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Charles Henry Schwartz

Schwartz, from Walnut Creek, near Berkeley, California, became infamous for trying to fake his own death by trying to erase identification marks on another man's dead body to make it appear that Schwartz himself had died.   On 30th July 1925 a fire and explosion wrecked his laboratory  where he carried out chemical research.   Schwartz was a married man of 36 years who had three children. The charred remains of a body were found in the ruins, and at first sight it appeared that Schwartz might have killed himself accidentally.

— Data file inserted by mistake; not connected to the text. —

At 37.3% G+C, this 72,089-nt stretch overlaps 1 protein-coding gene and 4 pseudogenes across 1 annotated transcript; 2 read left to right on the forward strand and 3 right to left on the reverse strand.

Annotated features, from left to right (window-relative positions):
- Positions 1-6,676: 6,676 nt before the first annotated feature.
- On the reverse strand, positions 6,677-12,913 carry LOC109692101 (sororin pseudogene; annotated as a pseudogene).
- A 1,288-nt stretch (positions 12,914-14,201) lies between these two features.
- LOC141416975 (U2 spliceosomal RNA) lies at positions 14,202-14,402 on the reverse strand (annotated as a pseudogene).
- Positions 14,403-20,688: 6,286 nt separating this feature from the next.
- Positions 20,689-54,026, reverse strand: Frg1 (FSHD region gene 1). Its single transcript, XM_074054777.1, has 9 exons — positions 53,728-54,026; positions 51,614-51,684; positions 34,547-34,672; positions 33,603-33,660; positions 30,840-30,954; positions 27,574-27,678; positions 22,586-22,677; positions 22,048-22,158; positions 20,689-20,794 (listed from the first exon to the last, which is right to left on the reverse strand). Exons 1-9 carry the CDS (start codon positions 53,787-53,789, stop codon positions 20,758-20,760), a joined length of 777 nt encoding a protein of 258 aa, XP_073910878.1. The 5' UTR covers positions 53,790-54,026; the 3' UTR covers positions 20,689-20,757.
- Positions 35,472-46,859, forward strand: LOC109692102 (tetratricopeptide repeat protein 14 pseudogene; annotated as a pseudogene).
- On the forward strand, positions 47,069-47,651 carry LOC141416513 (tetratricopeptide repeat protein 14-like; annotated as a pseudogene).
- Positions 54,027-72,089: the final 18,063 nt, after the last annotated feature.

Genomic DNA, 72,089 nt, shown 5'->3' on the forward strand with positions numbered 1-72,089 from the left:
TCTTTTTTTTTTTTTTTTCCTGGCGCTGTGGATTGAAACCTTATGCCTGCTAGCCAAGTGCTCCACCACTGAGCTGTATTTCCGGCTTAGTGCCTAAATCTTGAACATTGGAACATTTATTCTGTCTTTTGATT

The fire chief had doubts about the fire and these were strengthened by a mysterious break in to the house  when several photographs of Schwartz were stolen.   A man had also been seen leaving the scene in Schwartz's car.

The fingerprints of the victim were destroyed with acid, and the eyes had been removed, but dental comparisons showed that  the victim had two missing teeth like Schwartz.  Then Dr Edward Heinrich compared the dead man's ear lobe with a photograph of Schwartz and established that Schwartz did not have a mole on his ear.   The victim had in fact been killed by a blow to the back of his head, and was later identified as Gilbert Barbe, an itinerant preacher and a friend of Schwartz.  

Schwartz was later found dead in Oakland.   He had committed suicide after leaving a note confessing his guilt.

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